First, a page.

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WKYT Investigates | Group home regulations

(WKYT)
Published: Feb. 2, 2020 at 8:33 PM EST
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Things change as cities grow. Georgetown is just one place going through it, with changes in population, traffic and development.

But with any change often comes the unknown. That is the concern some city leaders and others now have after the repeal of one regulation in particular.

"We kind of had it under control and things were good, and now we just said, 'We've got nothing. Do whatever you please, come wherever you want to please, go wherever you want to go,'" said Karen Tingle-Sames, current

and former mayor. "So we just really opened it up."

Tingle-Sames and some others in the community tell WKYT Investigates that they are worried about traffic, safety, noise, parking and other potential problems that could come from having a cluster of group homes in one neighborhood.

Group homes are commonly used for people with health needs or disabilities, or for people in recovery.

Last week the city of Georgetown

. The city's previous ordinance limited how close group homes could be to one another - preventing them from being within 1,000 feet of each other - but the city attorney warned that the ordinance would not hold up in court if it were challenged.

"It's turned out that the unintended consequences have been unacceptable and we think it may be unconstitutional," Georgetown Mayor Tom Prather said during the city council's

, during which the ordinance repealing the group homes restrictions had its first reading.

The fact is, there is not much that cities can actually do to regulate group homes even if they want to do so.

The

against people with a "handicapping condition." According to the

that also includes, under the

, recovering addicts. (While recovering drug addicts are protected under the ADA, those who are

.)

Group homes might be more common than you think. You may even have one in your neighborhood.

Just one organization -

, self-run and self-supported group homes for people in addiction recovery - has nearly six dozen locations across Kentucky. (And that number, officials say, is constantly changing - their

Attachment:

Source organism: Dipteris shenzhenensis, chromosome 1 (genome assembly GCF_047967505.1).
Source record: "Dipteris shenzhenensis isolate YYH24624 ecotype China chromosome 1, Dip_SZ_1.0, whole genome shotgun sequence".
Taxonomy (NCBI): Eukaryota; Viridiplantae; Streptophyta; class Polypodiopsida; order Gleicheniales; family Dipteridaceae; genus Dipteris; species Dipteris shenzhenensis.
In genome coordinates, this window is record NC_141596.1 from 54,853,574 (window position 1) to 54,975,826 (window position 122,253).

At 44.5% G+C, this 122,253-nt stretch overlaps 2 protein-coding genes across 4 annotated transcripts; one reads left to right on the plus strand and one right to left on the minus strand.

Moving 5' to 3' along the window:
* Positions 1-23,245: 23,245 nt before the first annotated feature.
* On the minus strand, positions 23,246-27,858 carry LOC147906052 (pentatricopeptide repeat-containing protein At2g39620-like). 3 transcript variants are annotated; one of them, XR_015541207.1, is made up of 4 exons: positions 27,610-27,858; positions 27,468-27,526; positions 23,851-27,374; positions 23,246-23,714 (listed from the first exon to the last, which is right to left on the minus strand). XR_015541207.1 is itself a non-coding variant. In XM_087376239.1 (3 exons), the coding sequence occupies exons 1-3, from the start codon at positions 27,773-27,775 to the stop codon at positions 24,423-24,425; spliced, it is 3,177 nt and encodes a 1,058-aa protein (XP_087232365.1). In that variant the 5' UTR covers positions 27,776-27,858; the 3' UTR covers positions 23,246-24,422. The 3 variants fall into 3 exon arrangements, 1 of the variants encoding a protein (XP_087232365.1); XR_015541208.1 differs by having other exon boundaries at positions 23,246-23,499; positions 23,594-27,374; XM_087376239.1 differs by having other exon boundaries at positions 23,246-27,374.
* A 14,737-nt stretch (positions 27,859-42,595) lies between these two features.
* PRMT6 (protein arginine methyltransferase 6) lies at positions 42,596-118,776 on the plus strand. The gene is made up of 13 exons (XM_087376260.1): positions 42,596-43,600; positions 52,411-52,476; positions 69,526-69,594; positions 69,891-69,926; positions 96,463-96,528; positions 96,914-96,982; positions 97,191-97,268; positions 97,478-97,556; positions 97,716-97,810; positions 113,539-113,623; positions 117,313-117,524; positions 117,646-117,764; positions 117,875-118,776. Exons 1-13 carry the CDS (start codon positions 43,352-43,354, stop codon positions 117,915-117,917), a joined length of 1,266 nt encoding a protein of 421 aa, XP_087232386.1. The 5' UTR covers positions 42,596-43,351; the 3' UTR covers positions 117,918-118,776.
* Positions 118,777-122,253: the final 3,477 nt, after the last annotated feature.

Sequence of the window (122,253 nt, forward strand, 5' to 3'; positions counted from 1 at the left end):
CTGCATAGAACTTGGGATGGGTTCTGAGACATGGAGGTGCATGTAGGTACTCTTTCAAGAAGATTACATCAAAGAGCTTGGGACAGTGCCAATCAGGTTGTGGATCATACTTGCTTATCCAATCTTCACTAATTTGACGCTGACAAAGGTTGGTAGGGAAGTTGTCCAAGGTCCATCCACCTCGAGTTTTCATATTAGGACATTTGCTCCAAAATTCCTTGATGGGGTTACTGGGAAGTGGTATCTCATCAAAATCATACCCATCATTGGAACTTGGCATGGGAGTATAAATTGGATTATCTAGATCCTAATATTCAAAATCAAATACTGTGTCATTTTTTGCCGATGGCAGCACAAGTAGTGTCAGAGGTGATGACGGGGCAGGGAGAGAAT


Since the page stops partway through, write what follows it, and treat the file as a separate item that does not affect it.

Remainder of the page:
does not yet reflect the latest openings.)

"It's constantly growing, the need - sometimes you feel like you can't open up enough houses with enough beds," said Jenifer Ward, the Oxford House outreach coordinator for Lexington and Georgetown. "Calls everyday from people wanting a bed, needing a bed, needing a safe place to go, some place they can try to change their life."

Ward knows all too well of that need. She is not just a staff member, but she also has lived in an Oxford House since 2018. She is 15 months sober, she told WKYT's Garrett Wymer.

Those living in an Oxford House generally come in following a 28-day rehab program, or at least a five- to 10-day detox program,

. Current drug users are not allowed to stay in an Oxford House. They are encouraged to go back to detox or rehab, Ward said.

She said Oxford House - and other similar group homes - play a big role in helping people in recovery by providing a transition from the controlled environments of rehabilitation programs to the complete freedom of living elsewhere.

"We just want to help people who need the help and want the help," Ward said. "We just want to help them change their life, give them a life back, give them their families back."

Ward says living in an Oxford House has helped her learn how to make good decisions again, as everyone in the house is accountable to each other.

Critics of the lack of regulation of group homes said they are not against the homes themselves, but they do not like the stress it could add on a neighborhood to have several homes nearby with maybe eight or nine people per house.

Tingle-Sames said that was the case in one Georgetown neighborhood before the original ordinance was passed roughly a decade ago. The ordinance to repeal that regulation had its second reading and final vote during the council's

.

"We're putting our group homes above our residents that are our taxpayers and our next-door neighbors," she said. "And that's a problem for me."

Either way, communities like this one - and other communities, as well, as the demand for group homes grows - are dealing yet again with change, just as those inside the group home are, too.

"Once they get to see that we're not there to cause trouble, we're just there to live life," Ward said, "they learn that we're not there to harm anybody, we're just there to better ourselves."

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